Rihards spoke after lunch, and most people were mobile by then. I enjoyed his talk and was very impressed to learn that every version of the remote proxy ever written for Zabbix is still supported.

I had to head back to Frankfurt that evening so I could fly home on Friday (my father celebrated his 75th birthday and I didn’t want to miss it) but we did find time to get together for a beer before I left. It was cool to have people from so many different monitoring projects brought together through a love of open source.

Next year the conference is from 16-18 November. I plan to attend and I hope to spend more time in Germany that trip than I had available to me this one.

Test Driven Development

One of the things that bothers me a lot about the software industry is this idea that proprietary software is somehow safer and better written than open source software. Perhaps it is because a lot of people still view software as “magic” and since you can’t see the code, is must be more “magical”. Or perhaps is it because people assume that something you have to pay for must be better than something that is free.

I’ve worked for and with a number of proprietary software companies, so I’ve seen how the sausage is made, and in some cases you don’t want to know. Don’t get me wrong, I’ve seen well managed commercial software companies that produce solid code because in the long run solid code is better and costs less, but I’ve also seen the opposite done simply to get a product to market quickly.

With open source, at least if you expect contribution, you have to produce code that is readable. It also helps if it is well written since good programmers respect and like working with other good programmers. It’s out there for everyone to see, and that puts extra demands on its quality.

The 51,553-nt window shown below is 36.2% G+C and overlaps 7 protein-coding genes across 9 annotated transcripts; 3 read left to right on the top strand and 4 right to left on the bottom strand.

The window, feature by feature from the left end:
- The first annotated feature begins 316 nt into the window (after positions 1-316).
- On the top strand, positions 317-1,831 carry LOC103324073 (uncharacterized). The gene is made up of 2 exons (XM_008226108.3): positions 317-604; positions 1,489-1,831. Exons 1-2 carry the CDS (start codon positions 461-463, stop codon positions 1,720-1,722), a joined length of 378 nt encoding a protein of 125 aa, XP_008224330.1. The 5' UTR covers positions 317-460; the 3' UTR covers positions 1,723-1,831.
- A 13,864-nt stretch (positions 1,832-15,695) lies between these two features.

In the interest of making great code, many years ago we switched to the Spring framework which had the benefit that we could start writing software tests. This test driven development is one reason OpenNMS is able to stay so stable with lots of code changes and a small test team.

What’s funny is that we’ve talked to at least two other companies who started implementing test driven development but then dropped it because it was too hard. It wasn’t easy for us, either, but as of this writing we run 5496 tests every time something changes in the main OpenNMS application, and that doesn’t include all of the other branches and projects such as Newts. We use the Bamboo product from Atlassian to manage the tests so I want to take this opportunity to thank them for supporting us.

OpenNMS 14 contained some of the biggest code changes in the platform’s history but so far it has been one of the smoothest releases yet. While most of that was due to to the great team of developers we have, part of it was due to the transparency that the open source process encourages.

Commercial software could learn a thing or two from it.

Announcing OpenNMS 14 and Newts 1.0